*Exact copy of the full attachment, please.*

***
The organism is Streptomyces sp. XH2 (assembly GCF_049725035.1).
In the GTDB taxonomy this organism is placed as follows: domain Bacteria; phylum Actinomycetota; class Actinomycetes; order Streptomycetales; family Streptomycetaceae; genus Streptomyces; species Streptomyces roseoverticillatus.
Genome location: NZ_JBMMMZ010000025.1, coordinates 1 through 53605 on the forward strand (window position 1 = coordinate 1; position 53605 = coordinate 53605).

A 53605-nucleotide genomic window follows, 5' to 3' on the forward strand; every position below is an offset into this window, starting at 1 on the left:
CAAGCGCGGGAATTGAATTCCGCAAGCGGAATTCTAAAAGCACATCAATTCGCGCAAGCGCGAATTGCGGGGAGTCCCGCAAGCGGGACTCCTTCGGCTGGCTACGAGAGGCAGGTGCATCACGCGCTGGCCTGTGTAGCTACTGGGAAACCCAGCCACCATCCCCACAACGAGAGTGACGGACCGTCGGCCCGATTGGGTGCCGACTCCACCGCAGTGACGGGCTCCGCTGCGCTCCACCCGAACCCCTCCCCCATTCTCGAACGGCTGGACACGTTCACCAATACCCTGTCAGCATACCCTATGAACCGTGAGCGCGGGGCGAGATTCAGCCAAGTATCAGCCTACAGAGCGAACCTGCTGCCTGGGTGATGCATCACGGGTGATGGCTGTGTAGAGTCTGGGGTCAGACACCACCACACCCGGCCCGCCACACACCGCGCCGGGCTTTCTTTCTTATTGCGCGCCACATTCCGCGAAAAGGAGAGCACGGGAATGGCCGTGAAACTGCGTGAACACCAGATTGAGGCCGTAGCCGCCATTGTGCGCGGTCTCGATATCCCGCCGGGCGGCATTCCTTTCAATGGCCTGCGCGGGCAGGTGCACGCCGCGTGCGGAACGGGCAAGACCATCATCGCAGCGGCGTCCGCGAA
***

The organism is Streptomyces sp. XH2 (assembly GCF_049725035.1).
In the GTDB taxonomy this organism is placed as follows: domain Bacteria; phylum Actinomycetota; class Actinomycetes; order Streptomycetales; family Streptomycetaceae; genus Streptomyces; species Streptomyces roseoverticillatus.
Genome location: NZ_JBMMMZ010000025.1, coordinates 1 through 53605 on the forward strand (window position 1 = coordinate 1; position 53605 = coordinate 53605).

A 53605-nucleotide genomic window follows, 5' to 3' on the forward strand; every position below is an offset into this window, starting at 1 on the left:
CAAGCGCGGGAATTGAATTCCGCAAGCGGAATTCTAAAAGCACATCAATTCGCGCAAGCGCGAATTGCGGGGAGTCCCGCAAGCGGGACTCCTTCGGCTGGCTACGAGAGGCAGGTGCATCACGCGCTGGCCTGTGTAGCTACTGGGAAACCCAGCCACCATCCCCACAACGAGAGTGACGGACCGTCGGCCCGATTGGGTGCCGACTCCACCGCAGTGACGGGCTCCGCTGCGCTCCACCCGAACCCCTCCCCCATTCTCGAACGGCTGGACACGTTCACCAATACCCTGTCAGCATACCCTATGAACCGTGAGCGCGGGGCGAGATTCAGCCAAGTATCAGCCTACAGAGCGAACCTGCTGCCTGGGTGATGCATCACGGGTGATGGCTGTGTAGAGTCTGGGGTCAGACACCACCACACCCGGCCCGCCACACACCGCGCCGGGCTTTCTTTCTTATTGCGCGCCACATTCCGCGAAAAGGAGAGCACGGGAATGGCCGTGAAACTGCGTGAACACCAGATTGAGGCCGTAGCCGCCATTGTGCGCGGTCTCGATATCCCGCCGGGCGGCATTCCTTTCAATGGCCTGCGCGGGCAGGTGCACGCCGCGTGCGGAACGGGCAAGACCATCATCGCAGCGGCGTCCGCGAA